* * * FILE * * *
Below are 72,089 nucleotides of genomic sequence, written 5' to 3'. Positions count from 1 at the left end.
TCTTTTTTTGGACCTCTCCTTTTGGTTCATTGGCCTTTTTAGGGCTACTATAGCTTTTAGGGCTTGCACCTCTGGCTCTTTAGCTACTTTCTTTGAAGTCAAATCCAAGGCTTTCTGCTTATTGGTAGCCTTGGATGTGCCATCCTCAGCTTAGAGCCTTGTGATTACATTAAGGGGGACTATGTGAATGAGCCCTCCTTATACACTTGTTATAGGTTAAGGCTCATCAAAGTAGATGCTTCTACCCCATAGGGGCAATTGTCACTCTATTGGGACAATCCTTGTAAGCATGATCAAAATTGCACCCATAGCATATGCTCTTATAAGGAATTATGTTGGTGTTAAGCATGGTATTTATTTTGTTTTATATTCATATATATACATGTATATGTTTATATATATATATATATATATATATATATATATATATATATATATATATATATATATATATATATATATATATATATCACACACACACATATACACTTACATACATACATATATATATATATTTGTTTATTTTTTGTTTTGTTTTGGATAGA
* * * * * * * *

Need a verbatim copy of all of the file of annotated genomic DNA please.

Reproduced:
Below are 72,089 nucleotides of genomic sequence, written 5' to 3'. Positions count from 1 at the left end.
TCTTTTTTTGGACCTCTCCTTTTGGTTCATTGGCCTTTTTAGGGCTACTATAGCTTTTAGGGCTTGCACCTCTGGCTCTTTAGCTACTTTCTTTGAAGTCAAATCCAAGGCTTTCTGCTTATTGGTAGCCTTGGATGTGCCATCCTCAGCTTAGAGCCTTGTGATTACATTAAGGGGGACTATGTGAATGAGCCCTCCTTATACACTTGTTATAGGTTAAGGCTCATCAAAGTAGATGCTTCTACCCCATAGGGGCAATTGTCACTCTATTGGGACAATCCTTGTAAGCATGATCAAAATTGCACCCATAGCATATGCTCTTATAAGGAATTATGTTGGTGTTAAGCATGGTATTTATTTTGTTTTATATTCATATATATACATGTATATGTTTATATATATATATATATATATATATATATATATATATATATATATATATATATATATATATATATATATATATATATCACACACACACATATACACTTACATACATACATATATATATATATTTGTTTATTTTTTGTTTTGTTTTGGATAGA